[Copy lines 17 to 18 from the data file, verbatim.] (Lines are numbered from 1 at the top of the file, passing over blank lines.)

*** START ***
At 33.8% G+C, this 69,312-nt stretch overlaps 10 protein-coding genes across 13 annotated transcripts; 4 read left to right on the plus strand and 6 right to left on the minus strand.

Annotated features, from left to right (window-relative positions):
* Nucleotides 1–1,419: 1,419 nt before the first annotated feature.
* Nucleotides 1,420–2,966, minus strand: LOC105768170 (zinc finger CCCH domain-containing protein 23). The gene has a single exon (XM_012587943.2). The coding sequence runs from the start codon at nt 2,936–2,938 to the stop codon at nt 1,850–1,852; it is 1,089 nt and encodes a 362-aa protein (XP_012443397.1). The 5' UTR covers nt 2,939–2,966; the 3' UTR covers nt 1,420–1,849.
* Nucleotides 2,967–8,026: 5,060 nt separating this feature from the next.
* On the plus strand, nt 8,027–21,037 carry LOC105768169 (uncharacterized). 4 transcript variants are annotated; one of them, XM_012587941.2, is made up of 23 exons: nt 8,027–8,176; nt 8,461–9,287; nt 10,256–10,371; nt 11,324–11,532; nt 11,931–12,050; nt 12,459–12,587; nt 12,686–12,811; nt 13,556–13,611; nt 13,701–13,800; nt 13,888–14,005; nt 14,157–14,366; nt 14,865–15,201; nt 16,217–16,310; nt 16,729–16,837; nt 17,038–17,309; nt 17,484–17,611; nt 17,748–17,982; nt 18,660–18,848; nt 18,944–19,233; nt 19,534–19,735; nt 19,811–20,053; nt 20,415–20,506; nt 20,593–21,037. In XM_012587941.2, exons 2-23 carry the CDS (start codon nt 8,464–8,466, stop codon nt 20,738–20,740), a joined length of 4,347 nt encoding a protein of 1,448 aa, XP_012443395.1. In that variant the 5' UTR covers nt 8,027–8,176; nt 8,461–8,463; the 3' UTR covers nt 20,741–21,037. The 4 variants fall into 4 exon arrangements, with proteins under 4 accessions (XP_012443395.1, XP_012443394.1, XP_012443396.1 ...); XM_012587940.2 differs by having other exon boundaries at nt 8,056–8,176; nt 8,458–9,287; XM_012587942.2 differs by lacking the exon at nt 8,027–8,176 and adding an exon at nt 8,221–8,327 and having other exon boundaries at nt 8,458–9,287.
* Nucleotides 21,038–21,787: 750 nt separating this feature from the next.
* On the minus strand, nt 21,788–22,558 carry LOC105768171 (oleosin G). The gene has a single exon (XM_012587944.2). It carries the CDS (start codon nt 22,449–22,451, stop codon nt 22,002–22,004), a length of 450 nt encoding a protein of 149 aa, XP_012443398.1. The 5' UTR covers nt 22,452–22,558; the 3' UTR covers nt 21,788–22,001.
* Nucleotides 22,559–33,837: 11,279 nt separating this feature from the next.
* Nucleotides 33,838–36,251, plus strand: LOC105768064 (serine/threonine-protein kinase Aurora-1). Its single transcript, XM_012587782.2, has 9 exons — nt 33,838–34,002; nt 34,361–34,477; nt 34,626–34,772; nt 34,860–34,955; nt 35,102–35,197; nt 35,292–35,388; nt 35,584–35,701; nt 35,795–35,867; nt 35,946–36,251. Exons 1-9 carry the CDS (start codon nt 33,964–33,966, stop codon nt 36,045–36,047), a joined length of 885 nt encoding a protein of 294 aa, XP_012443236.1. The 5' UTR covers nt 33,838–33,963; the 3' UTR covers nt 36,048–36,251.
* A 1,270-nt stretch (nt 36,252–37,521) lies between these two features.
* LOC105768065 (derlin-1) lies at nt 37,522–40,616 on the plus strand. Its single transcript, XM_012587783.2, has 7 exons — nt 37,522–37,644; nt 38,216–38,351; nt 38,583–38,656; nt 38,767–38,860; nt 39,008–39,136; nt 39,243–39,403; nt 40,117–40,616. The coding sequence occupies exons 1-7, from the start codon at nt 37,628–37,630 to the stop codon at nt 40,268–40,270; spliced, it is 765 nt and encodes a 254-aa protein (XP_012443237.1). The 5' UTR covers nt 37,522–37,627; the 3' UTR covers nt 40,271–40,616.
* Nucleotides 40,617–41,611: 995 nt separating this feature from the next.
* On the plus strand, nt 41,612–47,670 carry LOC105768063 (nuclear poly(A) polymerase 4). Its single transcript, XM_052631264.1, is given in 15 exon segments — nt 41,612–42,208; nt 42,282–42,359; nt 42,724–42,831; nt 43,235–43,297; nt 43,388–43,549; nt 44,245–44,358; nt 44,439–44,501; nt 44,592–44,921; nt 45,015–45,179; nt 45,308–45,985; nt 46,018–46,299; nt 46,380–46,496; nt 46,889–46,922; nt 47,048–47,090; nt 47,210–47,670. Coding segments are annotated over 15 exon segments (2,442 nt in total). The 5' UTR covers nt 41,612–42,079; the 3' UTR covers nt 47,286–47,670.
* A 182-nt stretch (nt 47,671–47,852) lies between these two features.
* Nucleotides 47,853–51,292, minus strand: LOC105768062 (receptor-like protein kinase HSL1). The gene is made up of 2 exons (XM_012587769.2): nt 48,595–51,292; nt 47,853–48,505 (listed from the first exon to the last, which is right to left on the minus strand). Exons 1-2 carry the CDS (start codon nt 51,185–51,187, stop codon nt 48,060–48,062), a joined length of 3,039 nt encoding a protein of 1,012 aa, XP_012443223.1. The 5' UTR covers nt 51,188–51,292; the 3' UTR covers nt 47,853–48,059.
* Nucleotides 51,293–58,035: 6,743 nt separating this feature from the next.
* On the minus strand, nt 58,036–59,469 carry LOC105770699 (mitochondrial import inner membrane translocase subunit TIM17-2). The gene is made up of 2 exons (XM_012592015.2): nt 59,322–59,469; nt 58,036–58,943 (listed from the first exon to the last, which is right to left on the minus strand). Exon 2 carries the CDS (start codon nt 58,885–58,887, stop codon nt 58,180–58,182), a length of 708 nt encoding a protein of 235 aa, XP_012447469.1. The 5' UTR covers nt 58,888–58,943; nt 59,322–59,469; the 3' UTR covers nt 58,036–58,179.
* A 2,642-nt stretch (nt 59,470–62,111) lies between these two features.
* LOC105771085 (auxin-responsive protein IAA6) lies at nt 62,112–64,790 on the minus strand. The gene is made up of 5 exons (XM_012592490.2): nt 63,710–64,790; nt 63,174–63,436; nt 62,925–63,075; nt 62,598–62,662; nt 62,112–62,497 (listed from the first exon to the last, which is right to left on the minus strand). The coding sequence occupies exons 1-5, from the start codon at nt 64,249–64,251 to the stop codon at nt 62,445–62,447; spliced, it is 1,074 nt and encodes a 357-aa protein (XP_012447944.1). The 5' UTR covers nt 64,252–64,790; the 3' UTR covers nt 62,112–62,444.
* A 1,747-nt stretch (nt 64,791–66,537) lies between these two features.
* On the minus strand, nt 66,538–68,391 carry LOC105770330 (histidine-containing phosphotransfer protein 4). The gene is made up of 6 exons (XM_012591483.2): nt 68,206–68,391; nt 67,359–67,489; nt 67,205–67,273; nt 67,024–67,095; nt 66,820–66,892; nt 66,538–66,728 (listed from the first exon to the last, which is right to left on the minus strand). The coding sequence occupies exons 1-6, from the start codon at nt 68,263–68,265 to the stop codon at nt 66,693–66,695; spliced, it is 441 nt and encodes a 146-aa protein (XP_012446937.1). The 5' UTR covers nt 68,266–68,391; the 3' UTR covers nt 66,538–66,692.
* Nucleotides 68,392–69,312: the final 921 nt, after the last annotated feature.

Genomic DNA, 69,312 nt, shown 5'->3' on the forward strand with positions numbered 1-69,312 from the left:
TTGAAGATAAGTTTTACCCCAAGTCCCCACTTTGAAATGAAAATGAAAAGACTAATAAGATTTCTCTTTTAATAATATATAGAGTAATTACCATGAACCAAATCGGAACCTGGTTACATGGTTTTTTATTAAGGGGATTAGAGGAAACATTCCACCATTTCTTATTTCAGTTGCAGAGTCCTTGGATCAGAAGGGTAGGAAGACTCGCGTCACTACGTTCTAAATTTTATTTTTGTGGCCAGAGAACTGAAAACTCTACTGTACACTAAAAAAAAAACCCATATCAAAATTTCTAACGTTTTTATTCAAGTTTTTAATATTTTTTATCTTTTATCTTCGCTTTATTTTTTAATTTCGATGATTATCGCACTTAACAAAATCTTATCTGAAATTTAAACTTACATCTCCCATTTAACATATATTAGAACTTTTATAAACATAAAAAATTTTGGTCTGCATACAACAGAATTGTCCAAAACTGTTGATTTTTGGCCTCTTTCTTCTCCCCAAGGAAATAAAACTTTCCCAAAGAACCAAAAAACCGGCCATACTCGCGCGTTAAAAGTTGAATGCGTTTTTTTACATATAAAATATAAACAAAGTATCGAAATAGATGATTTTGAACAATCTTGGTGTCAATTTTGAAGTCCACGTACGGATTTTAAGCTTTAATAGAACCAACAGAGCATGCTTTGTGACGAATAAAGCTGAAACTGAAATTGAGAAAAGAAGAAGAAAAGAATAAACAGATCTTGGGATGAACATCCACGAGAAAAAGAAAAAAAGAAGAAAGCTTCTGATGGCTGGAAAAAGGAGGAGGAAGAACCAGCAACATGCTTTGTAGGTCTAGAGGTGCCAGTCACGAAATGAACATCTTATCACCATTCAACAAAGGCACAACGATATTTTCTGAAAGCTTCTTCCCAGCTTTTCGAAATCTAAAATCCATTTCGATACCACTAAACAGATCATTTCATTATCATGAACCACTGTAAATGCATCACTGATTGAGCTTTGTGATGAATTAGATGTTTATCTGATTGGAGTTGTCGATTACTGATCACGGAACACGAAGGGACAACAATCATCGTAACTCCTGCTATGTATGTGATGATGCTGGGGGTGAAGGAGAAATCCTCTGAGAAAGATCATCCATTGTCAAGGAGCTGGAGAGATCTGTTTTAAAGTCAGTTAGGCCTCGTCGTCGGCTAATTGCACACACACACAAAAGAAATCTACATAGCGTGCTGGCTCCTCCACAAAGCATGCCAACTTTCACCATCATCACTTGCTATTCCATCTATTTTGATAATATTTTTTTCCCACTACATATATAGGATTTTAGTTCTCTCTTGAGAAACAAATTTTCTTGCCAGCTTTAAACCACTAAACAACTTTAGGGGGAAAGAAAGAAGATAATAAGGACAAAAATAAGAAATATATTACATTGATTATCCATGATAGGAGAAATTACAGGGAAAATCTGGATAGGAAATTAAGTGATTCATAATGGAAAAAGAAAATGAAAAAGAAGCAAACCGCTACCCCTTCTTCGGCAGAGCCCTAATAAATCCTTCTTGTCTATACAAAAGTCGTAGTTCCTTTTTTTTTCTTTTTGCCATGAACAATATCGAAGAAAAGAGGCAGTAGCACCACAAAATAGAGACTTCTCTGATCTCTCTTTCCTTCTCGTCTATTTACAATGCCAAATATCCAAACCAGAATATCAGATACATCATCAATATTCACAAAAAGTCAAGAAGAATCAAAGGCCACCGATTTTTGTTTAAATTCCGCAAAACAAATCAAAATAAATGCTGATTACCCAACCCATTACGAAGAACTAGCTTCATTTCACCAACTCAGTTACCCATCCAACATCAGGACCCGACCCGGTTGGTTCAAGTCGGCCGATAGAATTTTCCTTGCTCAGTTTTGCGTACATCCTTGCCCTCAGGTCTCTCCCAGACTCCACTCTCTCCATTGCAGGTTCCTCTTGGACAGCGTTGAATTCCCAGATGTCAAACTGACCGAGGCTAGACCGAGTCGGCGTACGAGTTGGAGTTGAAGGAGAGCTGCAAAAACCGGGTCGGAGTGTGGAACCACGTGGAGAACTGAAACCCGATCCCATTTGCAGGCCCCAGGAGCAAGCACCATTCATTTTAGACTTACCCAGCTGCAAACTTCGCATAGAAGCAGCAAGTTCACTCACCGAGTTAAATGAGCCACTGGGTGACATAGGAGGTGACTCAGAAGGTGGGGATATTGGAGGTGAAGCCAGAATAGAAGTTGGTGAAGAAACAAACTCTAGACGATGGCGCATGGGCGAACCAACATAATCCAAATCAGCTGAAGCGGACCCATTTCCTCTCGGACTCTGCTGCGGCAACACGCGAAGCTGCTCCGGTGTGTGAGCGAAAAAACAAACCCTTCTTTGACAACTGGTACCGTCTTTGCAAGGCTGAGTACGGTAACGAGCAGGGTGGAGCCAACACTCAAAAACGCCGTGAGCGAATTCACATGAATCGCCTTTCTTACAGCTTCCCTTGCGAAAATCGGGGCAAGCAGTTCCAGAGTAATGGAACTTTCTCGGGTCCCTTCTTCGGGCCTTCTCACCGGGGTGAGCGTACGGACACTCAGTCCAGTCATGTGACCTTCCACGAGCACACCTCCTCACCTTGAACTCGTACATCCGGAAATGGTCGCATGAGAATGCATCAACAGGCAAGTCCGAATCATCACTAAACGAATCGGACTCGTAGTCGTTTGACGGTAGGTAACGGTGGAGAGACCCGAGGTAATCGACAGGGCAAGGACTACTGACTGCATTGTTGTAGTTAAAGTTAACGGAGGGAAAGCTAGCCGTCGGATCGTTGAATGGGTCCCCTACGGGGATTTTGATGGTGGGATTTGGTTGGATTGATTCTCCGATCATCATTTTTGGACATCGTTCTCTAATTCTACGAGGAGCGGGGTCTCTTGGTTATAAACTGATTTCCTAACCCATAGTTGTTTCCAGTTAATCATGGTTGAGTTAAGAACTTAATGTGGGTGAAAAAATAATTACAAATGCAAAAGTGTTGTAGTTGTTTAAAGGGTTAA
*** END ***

* Nucleotides 51,293–58,035: 6,743 nt separating this feature from the next.
* On the minus strand, nt 58,036–59,469 carry LOC105770699 (mitochondrial import inner membrane translocase subunit TIM17-2). The gene is made up of 2 exons (XM_012592015.2): nt 59,322–59,469; nt 58,036–58,943 (listed from the first exon to the last, which is right to left on the minus strand). Exon 2 carries the CDS (start codon nt 58,885–58,887, stop codon nt 58,180–58,182), a length of 708 nt encoding a protein of 235 aa, XP_012447469.1. The 5' UTR covers nt 58,888–58,943; nt 59,322–59,469; the 3' UTR covers nt 58,036–58,179.